Monitor the realtime photo gallery for more sightings:

Realtime Space Weather Photo Gallery

SOLAR WIND SPARKS AURORAS: A solar wind stream continues to gently buffet Earth's magnetic field. Last night, Feb. 23-24, a G1-class geomagnetic storm broke out, causing an outburst of auroras around the Arctic Circle. At the peak of the disturbance, Northern Lights spilled across Canadian Border into upper-tier US states including Washington, Montana, Idaho and, shown here, South Dakota:

"The lights were visible to the unaided eye and quite bright at times," says photographer Randy Halverson of Kennebec, SD.

The storm also sparked Southern Lights. New Zealand photographer Ian Griffin reports "an amazing night of auroras in Dunedin, Otago. We witnessed a display that lasted well over 4 hours with many pleasing beams and colors!" See his photos

More auroras could be in the offing. NOAA forecasters estimate a 20% chance of geomagnetic storms on Feb. 24-25 as the solar wind continues to blow. Aurora alerts: text, voice

Realtime Aurora Photo Gallery

SUNSET SKY SHOW CONTINUES: Have you caught the sunset conjunction of Venus and Mars? Jean-Baptiste Feldmann did, last night in Fussey, France:

"I took this picture using a Nikon D3200 camera set at ISO 800 for a 5 sec exposure," says Feldmann.

Photographers should take note of those settings, because the conjunction is still underway tonight. At closest approach on Feb. 21st, the two planets were only 0.4o apart. They are separating now, but still only about 1o apart--a lovely pair. Look for them in the western sky at sunset. Brilliant Venus pops into view first, followed by Mars as the twilight fades to black. It's a beautiful way to end the day.


Realtime Comet Photo Gallery


  All Sky Fireball Network

Every night, a network of NASA all-sky cameras scans the skies above the United States for meteoritic fireballs. Automated software maintained by NASA's Meteoroid Environment Office calculates their orbits, velocity, penetration depth in Earth's atmosphere and many other characteristics. Daily results are presented here on Spaceweather.com.

On Feb. 24, 2015, the network reported 6 fireballs.
(6 sporadics)

In this diagram of the inner solar system, all of the fireball orbits intersect at a single point--Earth. The orbits are color-coded by velocity, from slow (red) to fast (blue). [Larger image] [movies]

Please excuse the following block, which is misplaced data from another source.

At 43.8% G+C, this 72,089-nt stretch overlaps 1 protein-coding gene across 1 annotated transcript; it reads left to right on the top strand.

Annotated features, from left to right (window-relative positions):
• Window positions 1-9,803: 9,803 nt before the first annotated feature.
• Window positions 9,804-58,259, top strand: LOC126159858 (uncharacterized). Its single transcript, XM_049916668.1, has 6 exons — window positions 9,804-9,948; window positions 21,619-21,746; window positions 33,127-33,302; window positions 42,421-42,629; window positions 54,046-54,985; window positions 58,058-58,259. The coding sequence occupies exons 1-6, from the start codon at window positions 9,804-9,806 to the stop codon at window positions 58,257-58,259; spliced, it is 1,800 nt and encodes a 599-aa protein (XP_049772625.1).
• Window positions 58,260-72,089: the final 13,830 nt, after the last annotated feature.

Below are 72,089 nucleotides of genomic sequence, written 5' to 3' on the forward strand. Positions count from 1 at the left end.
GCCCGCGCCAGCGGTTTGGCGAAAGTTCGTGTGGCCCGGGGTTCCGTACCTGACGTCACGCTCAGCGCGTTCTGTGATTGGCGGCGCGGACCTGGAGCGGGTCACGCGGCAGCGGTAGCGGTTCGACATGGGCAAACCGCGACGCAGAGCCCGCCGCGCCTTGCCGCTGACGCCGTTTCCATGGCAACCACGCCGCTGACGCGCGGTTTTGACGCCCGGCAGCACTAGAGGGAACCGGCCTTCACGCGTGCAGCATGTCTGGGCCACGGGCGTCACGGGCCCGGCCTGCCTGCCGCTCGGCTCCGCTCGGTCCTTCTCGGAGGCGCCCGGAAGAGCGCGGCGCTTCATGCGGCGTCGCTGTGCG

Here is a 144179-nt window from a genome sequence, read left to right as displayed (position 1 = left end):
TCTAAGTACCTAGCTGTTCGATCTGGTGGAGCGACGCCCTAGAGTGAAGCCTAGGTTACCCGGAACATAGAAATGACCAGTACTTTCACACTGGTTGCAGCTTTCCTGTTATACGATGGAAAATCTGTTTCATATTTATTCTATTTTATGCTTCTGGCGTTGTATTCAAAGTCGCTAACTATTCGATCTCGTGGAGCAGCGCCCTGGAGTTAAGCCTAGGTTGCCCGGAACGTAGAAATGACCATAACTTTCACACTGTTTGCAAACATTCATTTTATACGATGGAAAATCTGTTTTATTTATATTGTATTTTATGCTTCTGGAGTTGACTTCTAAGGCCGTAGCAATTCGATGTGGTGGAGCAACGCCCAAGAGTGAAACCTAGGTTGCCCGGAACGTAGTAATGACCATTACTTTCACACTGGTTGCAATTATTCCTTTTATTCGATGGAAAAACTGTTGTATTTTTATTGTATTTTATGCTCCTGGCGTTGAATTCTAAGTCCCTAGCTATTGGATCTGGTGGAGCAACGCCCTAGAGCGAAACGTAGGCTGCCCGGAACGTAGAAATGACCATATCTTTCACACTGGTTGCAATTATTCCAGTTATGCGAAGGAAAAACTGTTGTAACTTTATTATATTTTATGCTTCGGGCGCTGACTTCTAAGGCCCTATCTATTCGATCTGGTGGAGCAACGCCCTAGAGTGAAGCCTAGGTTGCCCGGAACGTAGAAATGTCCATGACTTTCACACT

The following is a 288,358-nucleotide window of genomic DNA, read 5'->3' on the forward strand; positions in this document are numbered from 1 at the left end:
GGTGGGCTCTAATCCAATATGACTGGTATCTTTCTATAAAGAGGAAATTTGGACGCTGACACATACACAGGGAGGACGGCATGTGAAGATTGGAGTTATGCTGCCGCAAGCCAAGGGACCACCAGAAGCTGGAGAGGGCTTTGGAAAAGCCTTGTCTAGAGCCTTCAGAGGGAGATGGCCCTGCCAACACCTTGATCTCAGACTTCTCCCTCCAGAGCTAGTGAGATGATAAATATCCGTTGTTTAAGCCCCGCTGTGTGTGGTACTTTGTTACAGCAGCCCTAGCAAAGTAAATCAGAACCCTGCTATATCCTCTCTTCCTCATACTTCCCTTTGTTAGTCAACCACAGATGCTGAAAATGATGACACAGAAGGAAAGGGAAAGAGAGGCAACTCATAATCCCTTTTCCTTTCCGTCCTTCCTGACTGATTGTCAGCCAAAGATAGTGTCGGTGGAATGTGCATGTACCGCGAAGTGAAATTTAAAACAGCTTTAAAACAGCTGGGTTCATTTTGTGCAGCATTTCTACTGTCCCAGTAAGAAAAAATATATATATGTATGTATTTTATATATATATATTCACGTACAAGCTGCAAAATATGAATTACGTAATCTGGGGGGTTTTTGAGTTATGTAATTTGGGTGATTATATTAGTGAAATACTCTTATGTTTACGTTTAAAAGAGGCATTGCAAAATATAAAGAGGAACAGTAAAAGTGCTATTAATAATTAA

Near Earth Asteroids
Potentially Hazardous Asteroids (PHAs) are space rocks larger than approximately 100m that can come closer to Earth than 0.05 AU. None of the known PHAs is on a collision course with our planet, although astronomers are finding new ones all the time.
On February 24, 2015 there were potentially hazardous asteroids.
Recent & Upcoming Earth-asteroid encounters:
Asteroid
Date(UT)
Miss Distance
Size
2015 DD54
Feb 21
7.2 LD
36 m
2015 DU
Feb 23
8 LD
21 m
2015 CA40
Feb 23
6.3 LD
52 m
2000 EE14
Feb 27
72.5 LD
1.6 km
2015 DS53
Mar 2
3.1 LD
68 m
2063 Bacchus
Apr 7
76 LD
1.6 km
Notes: LD means "Lunar Distance." 1 LD = 384,401 km, the distance between Earth and the Moon. 1 LD also equals 0.00256 AU. MAG is the visual magnitude of the asteroid on the date of closest approach.
  Essential web links
NOAA Space Weather Prediction Center
  The official U.S. government space weather bureau
Atmospheric Optics
  The first place to look for information about sundogs, pillars, rainbows and related phenomena.
Solar Dynamics Observatory
  Researchers call it a "Hubble for the sun." SDO is the most advanced solar observatory ever.
STEREO
  3D views of the sun from NASA's Solar and Terrestrial Relations Observatory
Solar and Heliospheric Observatory
  Realtime and archival images of the Sun from SOHO.
Daily Sunspot Summaries
  from the NOAA Space Environment Center
Heliophysics
  the underlying science of space weather
Space Weather Alerts
   
  more links...